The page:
Nor did Hassoun contact the U.S. Embassy. "I didn't think they could help me with the issues I was having," he said.
Only after Lebanon lifted his travel restrictions did he decide to turn himself in to Navy investigators in Bahrain in June last year, Hassoun testified. But prosecutors said his hand was forced when, after applying in Beirut for U.S. visas for his wife and two children, military investigators found him.
Since June, Hassoun has been held in a military brig. On Friday, he stared impassively as a prosecutor, Capt. Christopher Nassar, called him "disgruntled" — resentful that his deployment had been extended and refusing to interpret interrogations in which Islam was discussed. He feared combat, Nassar said.
"He didn't want to die in Iraq," Nassar said. "He left his fellow Marines behind."
Nassar said Hassoun raised suspicions from fellow Marines by spending much of his time with Iraqis working on the Falluja base. He often slept in an Iraqi-run base barbershop.
"I can't handle it anymore.... I'll leave. I'll go to Lebanon," the prosecutor quoted Hassoun as telling other Marines.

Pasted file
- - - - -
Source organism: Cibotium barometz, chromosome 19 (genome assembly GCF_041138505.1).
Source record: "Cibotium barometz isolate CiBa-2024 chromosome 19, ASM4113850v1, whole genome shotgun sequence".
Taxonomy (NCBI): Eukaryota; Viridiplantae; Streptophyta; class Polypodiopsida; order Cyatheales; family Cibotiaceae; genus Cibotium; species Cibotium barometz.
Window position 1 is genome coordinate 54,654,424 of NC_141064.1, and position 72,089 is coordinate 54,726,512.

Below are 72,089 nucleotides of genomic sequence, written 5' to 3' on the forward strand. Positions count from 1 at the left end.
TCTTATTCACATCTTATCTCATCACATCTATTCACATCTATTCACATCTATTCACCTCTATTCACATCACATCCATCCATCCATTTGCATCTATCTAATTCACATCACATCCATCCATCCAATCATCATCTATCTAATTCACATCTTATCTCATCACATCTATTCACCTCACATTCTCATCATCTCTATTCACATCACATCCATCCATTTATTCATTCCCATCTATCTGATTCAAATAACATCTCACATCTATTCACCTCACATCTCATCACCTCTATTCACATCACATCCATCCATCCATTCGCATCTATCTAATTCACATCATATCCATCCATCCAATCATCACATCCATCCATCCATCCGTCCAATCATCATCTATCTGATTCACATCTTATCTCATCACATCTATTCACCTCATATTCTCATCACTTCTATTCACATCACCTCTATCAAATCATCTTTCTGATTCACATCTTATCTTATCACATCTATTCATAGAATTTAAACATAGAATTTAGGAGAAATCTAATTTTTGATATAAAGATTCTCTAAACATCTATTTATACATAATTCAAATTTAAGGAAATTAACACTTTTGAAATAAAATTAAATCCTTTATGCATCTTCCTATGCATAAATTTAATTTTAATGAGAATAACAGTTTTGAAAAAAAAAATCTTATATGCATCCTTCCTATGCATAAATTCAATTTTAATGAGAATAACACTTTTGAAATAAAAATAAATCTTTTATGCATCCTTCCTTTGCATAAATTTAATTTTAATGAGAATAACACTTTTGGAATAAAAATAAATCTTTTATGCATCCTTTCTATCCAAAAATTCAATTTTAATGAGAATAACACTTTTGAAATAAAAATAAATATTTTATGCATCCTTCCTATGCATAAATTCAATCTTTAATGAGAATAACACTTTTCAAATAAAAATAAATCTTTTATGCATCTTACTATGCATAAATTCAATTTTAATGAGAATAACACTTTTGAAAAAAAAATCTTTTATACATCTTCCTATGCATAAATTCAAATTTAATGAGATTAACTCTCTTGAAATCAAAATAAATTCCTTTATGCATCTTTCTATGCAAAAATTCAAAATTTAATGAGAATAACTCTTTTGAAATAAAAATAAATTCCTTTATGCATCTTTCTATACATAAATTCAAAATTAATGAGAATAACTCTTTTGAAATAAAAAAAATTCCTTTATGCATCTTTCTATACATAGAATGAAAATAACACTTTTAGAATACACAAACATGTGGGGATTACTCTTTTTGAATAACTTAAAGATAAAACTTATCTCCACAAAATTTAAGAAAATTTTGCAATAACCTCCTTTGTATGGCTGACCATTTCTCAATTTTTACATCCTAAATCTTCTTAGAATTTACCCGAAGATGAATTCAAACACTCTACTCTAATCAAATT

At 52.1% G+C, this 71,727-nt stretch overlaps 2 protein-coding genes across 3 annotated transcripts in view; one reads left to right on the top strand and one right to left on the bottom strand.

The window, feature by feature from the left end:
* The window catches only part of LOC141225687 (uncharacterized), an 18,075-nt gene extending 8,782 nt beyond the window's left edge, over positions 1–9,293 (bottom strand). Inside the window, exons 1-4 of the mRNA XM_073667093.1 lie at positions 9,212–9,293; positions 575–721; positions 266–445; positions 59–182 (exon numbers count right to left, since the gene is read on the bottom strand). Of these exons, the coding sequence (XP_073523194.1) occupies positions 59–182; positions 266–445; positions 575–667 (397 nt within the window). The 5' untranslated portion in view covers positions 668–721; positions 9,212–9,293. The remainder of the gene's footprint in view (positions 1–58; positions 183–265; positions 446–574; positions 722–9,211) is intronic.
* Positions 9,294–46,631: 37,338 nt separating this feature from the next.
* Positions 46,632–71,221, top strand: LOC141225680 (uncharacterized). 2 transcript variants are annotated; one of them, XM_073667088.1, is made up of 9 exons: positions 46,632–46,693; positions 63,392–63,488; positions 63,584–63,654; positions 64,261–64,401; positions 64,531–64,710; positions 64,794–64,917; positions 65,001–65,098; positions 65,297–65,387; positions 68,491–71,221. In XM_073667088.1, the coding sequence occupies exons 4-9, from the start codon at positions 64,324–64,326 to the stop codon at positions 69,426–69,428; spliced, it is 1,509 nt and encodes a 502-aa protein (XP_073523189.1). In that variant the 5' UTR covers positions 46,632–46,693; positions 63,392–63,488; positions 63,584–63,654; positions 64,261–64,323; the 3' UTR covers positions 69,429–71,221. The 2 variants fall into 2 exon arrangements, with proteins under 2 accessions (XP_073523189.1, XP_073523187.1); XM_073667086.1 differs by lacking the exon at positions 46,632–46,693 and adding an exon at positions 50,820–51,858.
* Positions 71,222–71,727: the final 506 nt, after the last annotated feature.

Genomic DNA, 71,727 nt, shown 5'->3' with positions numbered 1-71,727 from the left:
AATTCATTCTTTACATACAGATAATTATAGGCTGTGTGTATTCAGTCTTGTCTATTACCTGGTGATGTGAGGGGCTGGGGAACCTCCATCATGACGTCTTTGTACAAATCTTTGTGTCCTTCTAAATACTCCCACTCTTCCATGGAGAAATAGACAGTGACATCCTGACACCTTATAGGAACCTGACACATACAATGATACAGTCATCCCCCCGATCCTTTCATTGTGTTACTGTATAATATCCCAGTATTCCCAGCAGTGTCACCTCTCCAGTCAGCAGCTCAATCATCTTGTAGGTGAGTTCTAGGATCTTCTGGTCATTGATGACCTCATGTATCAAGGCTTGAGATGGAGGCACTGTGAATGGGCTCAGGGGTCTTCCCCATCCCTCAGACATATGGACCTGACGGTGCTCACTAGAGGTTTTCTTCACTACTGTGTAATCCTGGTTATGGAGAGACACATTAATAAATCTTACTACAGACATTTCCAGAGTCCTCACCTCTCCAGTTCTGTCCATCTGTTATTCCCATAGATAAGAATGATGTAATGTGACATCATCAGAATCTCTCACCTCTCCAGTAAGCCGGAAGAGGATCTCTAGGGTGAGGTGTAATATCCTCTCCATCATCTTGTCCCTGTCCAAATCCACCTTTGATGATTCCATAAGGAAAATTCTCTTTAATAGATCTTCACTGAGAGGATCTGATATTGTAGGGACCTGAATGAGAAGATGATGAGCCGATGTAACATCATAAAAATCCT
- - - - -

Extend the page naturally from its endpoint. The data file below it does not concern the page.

Nassar said Hassoun deserted his unit "not once, but twice" and spent 10 years on the run because he could not measure up to the discipline and self-sacrifice required of Marines.
Faraj, who served as a Marine officer, countered by portraying Hassoun as a loyal Marine ostracized because he spent so much time with Iraqi workers. His Muslim and Arab identities "made him an outsider, not a member of the Marine Corps tribe," Faraj said.
Hussein was no deserter, he said. He's a classic immigrant: a man who grew to love and serve his adopted country. Hassoun, who arrived in the U.S. on a student visa in 1999, joined the Marine Corps three years later, inspired by the Sept. 11 attacks.
"He joined to dispel the myths about people like him," his lawyer said.